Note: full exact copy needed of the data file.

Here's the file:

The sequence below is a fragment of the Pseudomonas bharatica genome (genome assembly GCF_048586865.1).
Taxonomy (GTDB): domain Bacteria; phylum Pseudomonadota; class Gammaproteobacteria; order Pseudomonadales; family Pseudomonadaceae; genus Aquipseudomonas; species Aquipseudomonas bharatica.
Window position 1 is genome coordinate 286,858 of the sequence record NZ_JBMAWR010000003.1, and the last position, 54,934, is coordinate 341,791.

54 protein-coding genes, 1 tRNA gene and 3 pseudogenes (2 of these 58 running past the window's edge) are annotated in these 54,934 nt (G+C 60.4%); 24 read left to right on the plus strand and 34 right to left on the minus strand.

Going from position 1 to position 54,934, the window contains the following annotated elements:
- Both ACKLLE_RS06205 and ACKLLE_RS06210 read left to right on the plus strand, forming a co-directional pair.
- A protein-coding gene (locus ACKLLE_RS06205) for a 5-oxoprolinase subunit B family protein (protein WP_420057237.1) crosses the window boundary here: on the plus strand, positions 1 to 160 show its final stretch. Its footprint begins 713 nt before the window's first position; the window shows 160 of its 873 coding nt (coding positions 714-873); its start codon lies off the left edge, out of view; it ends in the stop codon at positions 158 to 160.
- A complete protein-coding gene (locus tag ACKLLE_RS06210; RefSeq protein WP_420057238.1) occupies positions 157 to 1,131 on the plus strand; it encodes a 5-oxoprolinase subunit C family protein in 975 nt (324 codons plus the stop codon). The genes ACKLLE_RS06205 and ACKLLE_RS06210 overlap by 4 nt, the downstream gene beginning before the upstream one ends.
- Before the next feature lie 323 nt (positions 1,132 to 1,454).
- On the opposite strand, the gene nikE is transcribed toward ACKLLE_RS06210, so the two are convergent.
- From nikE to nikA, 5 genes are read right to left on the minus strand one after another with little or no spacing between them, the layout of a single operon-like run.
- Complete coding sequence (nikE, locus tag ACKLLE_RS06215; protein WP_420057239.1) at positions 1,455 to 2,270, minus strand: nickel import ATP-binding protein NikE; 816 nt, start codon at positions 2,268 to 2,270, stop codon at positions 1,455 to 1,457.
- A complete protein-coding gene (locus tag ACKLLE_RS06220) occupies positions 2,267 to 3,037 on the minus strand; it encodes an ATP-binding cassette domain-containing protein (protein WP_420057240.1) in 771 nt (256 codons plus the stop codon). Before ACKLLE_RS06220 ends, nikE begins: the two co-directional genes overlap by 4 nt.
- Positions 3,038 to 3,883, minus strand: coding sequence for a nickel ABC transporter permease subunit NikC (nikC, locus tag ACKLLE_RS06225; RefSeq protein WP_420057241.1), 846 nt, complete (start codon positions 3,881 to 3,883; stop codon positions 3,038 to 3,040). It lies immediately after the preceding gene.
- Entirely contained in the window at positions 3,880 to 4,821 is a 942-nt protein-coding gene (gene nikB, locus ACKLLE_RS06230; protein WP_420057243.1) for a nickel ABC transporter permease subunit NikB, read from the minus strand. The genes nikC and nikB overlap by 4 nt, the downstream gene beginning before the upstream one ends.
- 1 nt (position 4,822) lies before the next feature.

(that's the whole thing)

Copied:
The sequence below is a fragment of the Pseudomonas bharatica genome (genome assembly GCF_048586865.1).
Taxonomy (GTDB): domain Bacteria; phylum Pseudomonadota; class Gammaproteobacteria; order Pseudomonadales; family Pseudomonadaceae; genus Aquipseudomonas; species Aquipseudomonas bharatica.
Window position 1 is genome coordinate 286,858 of the sequence record NZ_JBMAWR010000003.1, and the last position, 54,934, is coordinate 341,791.

54 protein-coding genes, 1 tRNA gene and 3 pseudogenes (2 of these 58 running past the window's edge) are annotated in these 54,934 nt (G+C 60.4%); 24 read left to right on the plus strand and 34 right to left on the minus strand.

Going from position 1 to position 54,934, the window contains the following annotated elements:
- Both ACKLLE_RS06205 and ACKLLE_RS06210 read left to right on the plus strand, forming a co-directional pair.
- A protein-coding gene (locus ACKLLE_RS06205) for a 5-oxoprolinase subunit B family protein (protein WP_420057237.1) crosses the window boundary here: on the plus strand, positions 1 to 160 show its final stretch. Its footprint begins 713 nt before the window's first position; the window shows 160 of its 873 coding nt (coding positions 714-873); its start codon lies off the left edge, out of view; it ends in the stop codon at positions 158 to 160.
- A complete protein-coding gene (locus tag ACKLLE_RS06210; RefSeq protein WP_420057238.1) occupies positions 157 to 1,131 on the plus strand; it encodes a 5-oxoprolinase subunit C family protein in 975 nt (324 codons plus the stop codon). The genes ACKLLE_RS06205 and ACKLLE_RS06210 overlap by 4 nt, the downstream gene beginning before the upstream one ends.
- Before the next feature lie 323 nt (positions 1,132 to 1,454).
- On the opposite strand, the gene nikE is transcribed toward ACKLLE_RS06210, so the two are convergent.
- From nikE to nikA, 5 genes are read right to left on the minus strand one after another with little or no spacing between them, the layout of a single operon-like run.
- Complete coding sequence (nikE, locus tag ACKLLE_RS06215; protein WP_420057239.1) at positions 1,455 to 2,270, minus strand: nickel import ATP-binding protein NikE; 816 nt, start codon at positions 2,268 to 2,270, stop codon at positions 1,455 to 1,457.
- A complete protein-coding gene (locus tag ACKLLE_RS06220) occupies positions 2,267 to 3,037 on the minus strand; it encodes an ATP-binding cassette domain-containing protein (protein WP_420057240.1) in 771 nt (256 codons plus the stop codon). Before ACKLLE_RS06220 ends, nikE begins: the two co-directional genes overlap by 4 nt.
- Positions 3,038 to 3,883, minus strand: coding sequence for a nickel ABC transporter permease subunit NikC (nikC, locus tag ACKLLE_RS06225; RefSeq protein WP_420057241.1), 846 nt, complete (start codon positions 3,881 to 3,883; stop codon positions 3,038 to 3,040). It lies immediately after the preceding gene.
- Entirely contained in the window at positions 3,880 to 4,821 is a 942-nt protein-coding gene (gene nikB, locus ACKLLE_RS06230; protein WP_420057243.1) for a nickel ABC transporter permease subunit NikB, read from the minus strand. The genes nikC and nikB overlap by 4 nt, the downstream gene beginning before the upstream one ends.
- 1 nt (position 4,822) lies before the next feature.